What does it take to start a nonprofit? Launching and sustaining a nonprofit organization requires more than a mission and a dream. It also requires getting the word out to the world, which entails a solid and well-executed marketing and PR strategy.
That said, 501(c) nonprofit status confers a lot of benefits, but it also involves a lot of red tape. If you're researching how to start a nonprofit and your head is spinning, PosterGirl Marketing, PR & Media would like to share these step-by-step resources for launching a nonprofit organization.
Forming your nonprofit organization
Nonprofit corporations are a/an increasingly popular legal structure for many organizations.
Nonprofit corporations are further classified as a public benefit, mutual benefit, or religious corporations. Most charitable organizations are formed as nonprofit public benefit corporations.
Structuring your organization as a nonprofit corporation doesn't automatically confer tax-exempt status. For that, you'll need to apply for 501(c) status by submitting Form 1023 to the IRS. 501(c)(3) status is used for charitable organizations and private foundations, but that's only one type of 501(c) organization.
After receiving a 501(c) determination, organizations may apply for state tax exemption. States without federal 501(c) status may file Form 3500 for state tax exemption.
To help keep things in order, set aside dedicated office space in your home where you can work. If some renovations are required to provide the space you need, good news: certain home improvements also improve your home’s appraisal value as well!
Alternatives to the nonprofit corporation
Before doing the hard work of forming a 501(c) nonprofit organization, make sure nonprofit status is right for you. Depending on your goals, one of these alternatives may be a better fit.
Hybrid business models that pair for-profit ventures with a social purpose are increasingly popular. Harvard Law School notes that the most well-known of these is the benefit corporation.
Low-profit limited liability companies, or L3Cs, are another blended model. Unfortunately, L3C status isn't available in all states.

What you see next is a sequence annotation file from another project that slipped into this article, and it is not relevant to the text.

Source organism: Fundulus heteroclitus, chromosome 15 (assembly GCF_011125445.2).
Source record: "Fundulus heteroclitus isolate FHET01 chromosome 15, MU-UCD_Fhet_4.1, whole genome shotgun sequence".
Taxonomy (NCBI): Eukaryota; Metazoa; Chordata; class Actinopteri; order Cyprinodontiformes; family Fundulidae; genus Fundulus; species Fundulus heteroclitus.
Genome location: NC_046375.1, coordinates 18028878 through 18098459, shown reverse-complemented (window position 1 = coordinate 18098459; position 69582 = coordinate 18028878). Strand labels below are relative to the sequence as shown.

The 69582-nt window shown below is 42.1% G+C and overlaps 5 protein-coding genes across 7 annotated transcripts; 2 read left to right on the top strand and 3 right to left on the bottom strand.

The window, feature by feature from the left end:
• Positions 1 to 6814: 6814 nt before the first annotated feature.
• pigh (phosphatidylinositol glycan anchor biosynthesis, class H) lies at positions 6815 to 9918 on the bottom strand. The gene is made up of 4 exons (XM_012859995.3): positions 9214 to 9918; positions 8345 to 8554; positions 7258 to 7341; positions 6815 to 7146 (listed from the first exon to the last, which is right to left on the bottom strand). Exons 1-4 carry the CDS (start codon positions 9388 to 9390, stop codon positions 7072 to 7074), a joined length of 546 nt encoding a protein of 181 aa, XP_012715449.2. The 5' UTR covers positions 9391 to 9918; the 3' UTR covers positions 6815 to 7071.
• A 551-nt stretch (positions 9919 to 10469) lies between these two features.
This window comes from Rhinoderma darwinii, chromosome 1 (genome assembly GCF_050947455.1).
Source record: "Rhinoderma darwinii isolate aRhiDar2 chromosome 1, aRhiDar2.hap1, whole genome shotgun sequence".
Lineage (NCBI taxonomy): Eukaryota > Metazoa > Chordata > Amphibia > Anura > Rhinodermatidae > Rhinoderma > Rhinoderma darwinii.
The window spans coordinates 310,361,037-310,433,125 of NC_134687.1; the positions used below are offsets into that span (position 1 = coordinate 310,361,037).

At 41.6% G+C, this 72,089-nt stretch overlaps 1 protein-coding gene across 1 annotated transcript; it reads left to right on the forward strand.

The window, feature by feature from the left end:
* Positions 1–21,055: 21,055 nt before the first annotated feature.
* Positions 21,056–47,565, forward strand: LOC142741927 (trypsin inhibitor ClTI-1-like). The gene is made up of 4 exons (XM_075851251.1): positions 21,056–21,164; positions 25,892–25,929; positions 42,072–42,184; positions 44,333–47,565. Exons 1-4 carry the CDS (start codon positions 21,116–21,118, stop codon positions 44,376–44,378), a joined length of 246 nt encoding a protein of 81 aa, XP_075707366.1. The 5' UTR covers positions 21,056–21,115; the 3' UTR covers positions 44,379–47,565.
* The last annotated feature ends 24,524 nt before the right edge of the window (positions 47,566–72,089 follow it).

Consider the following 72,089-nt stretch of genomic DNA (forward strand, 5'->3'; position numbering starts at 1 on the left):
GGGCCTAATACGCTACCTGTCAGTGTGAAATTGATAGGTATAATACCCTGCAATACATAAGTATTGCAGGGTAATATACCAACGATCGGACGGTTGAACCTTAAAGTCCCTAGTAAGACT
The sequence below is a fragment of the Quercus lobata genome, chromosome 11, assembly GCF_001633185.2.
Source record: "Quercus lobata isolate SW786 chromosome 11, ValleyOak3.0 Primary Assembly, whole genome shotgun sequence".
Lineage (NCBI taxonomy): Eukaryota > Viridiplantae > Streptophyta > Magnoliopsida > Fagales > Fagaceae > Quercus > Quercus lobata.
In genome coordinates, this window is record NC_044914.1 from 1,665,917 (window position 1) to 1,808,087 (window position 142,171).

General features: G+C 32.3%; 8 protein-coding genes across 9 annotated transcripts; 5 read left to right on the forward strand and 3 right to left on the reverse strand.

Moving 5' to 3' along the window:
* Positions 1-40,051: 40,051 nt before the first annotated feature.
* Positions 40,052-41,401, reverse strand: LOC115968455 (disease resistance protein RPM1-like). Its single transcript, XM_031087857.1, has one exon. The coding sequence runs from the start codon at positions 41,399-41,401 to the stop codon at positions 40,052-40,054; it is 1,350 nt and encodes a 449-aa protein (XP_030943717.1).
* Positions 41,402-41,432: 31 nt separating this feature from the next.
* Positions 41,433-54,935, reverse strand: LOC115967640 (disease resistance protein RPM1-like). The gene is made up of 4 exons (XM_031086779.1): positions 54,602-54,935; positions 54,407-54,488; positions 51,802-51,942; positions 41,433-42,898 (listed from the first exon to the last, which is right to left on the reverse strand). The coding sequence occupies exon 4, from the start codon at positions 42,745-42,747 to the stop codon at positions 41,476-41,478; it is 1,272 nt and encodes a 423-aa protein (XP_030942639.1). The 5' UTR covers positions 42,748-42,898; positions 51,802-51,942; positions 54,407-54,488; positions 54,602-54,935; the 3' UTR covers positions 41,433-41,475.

Nonprofit Quarterly explains that fiscal sponsorship is another alternative to forming a nonprofit organization. Fiscal sponsorship allows a project to be housed under an existing nonprofit corporation.
Maintaining your nonprofit status
Creating your nonprofit organization is only the first step. Nonprofit organizations also have to meet management and reporting requirements to maintain legal compliance.
Every nonprofit needs a board of directors. Founding board members are responsible for assigning the number of directors, term lengths, and a meeting schedule. Nonprofit board members should understand their duties, responsibilities, and roles on the board of directors.
Basically, bylaws are a nonprofit's rulebook. Bylaws include detailed information on a nonprofit's purpose, governance, and recordkeeping and reporting requirements. They also include provisions for compensation, conflicts of interest, and future amendments of the bylaws.
Keeping up with annual filing requirements is among a nonprofit's most important responsibilities. Tax-exempt organizations must file an annual report known as Form 990 with the IRS.
States have their own annual filing requirements and can depend on the type of nonprofit, its gross receipts, and other factors.
Starting and sustaining a nonprofit organization is hard work, but you don’t have to do it alone. Whether you’re seeking assistance with business and organizational planning, the tips above will help you work through the process and achieve your goals the right way.
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